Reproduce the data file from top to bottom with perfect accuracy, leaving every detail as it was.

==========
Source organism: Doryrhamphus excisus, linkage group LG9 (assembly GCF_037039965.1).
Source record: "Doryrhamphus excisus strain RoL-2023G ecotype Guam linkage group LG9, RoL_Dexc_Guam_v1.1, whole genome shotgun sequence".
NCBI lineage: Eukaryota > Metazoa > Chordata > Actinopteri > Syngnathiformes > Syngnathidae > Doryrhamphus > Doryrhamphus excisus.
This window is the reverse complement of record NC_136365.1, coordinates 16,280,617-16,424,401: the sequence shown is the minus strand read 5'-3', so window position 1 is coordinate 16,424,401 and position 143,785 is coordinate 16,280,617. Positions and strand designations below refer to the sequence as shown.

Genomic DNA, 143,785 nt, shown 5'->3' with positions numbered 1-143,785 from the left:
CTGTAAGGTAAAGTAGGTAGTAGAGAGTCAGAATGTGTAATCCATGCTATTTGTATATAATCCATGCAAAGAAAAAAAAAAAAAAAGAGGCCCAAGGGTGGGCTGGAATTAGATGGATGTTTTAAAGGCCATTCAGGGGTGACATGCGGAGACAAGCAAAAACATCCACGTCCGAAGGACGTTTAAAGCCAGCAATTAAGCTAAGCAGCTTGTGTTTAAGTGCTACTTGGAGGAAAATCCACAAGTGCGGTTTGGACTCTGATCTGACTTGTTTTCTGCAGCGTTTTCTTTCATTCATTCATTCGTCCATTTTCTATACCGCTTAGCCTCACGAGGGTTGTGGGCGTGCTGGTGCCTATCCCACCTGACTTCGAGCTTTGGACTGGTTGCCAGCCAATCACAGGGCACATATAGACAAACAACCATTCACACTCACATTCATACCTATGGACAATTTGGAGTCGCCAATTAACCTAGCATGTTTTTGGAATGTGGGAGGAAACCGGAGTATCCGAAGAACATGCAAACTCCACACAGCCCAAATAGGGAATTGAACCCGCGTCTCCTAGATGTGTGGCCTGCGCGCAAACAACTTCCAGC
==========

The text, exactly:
Source organism: Doryrhamphus excisus, linkage group LG9 (assembly GCF_037039965.1).
Source record: "Doryrhamphus excisus strain RoL-2023G ecotype Guam linkage group LG9, RoL_Dexc_Guam_v1.1, whole genome shotgun sequence".
NCBI lineage: Eukaryota > Metazoa > Chordata > Actinopteri > Syngnathiformes > Syngnathidae > Doryrhamphus > Doryrhamphus excisus.
This window is the reverse complement of record NC_136365.1, coordinates 16,280,617-16,424,401: the sequence shown is the minus strand read 5'-3', so window position 1 is coordinate 16,424,401 and position 143,785 is coordinate 16,280,617. Positions and strand designations below refer to the sequence as shown.

Genomic DNA, 143,785 nt, shown 5'->3' with positions numbered 1-143,785 from the left:
CTGTAAGGTAAAGTAGGTAGTAGAGAGTCAGAATGTGTAATCCATGCTATTTGTATATAATCCATGCAAAGAAAAAAAAAAAAAAAGAGGCCCAAGGGTGGGCTGGAATTAGATGGATGTTTTAAAGGCCATTCAGGGGTGACATGCGGAGACAAGCAAAAACATCCACGTCCGAAGGACGTTTAAAGCCAGCAATTAAGCTAAGCAGCTTGTGTTTAAGTGCTACTTGGAGGAAAATCCACAAGTGCGGTTTGGACTCTGATCTGACTTGTTTTCTGCAGCGTTTTCTTTCATTCATTCATTCGTCCATTTTCTATACCGCTTAGCCTCACGAGGGTTGTGGGCGTGCTGGTGCCTATCCCACCTGACTTCGAGCTTTGGACTGGTTGCCAGCCAATCACAGGGCACATATAGACAAACAACCATTCACACTCACATTCATACCTATGGACAATTTGGAGTCGCCAATTAACCTAGCATGTTTTTGGAATGTGGGAGGAAACCGGAGTATCCGAAGAACATGCAAACTCCACACAGCCCAAATAGGGAATTGAACCCGCGTCTCCTAGATGTGTGGCCTGCGCGCAAACAACTTCCAGC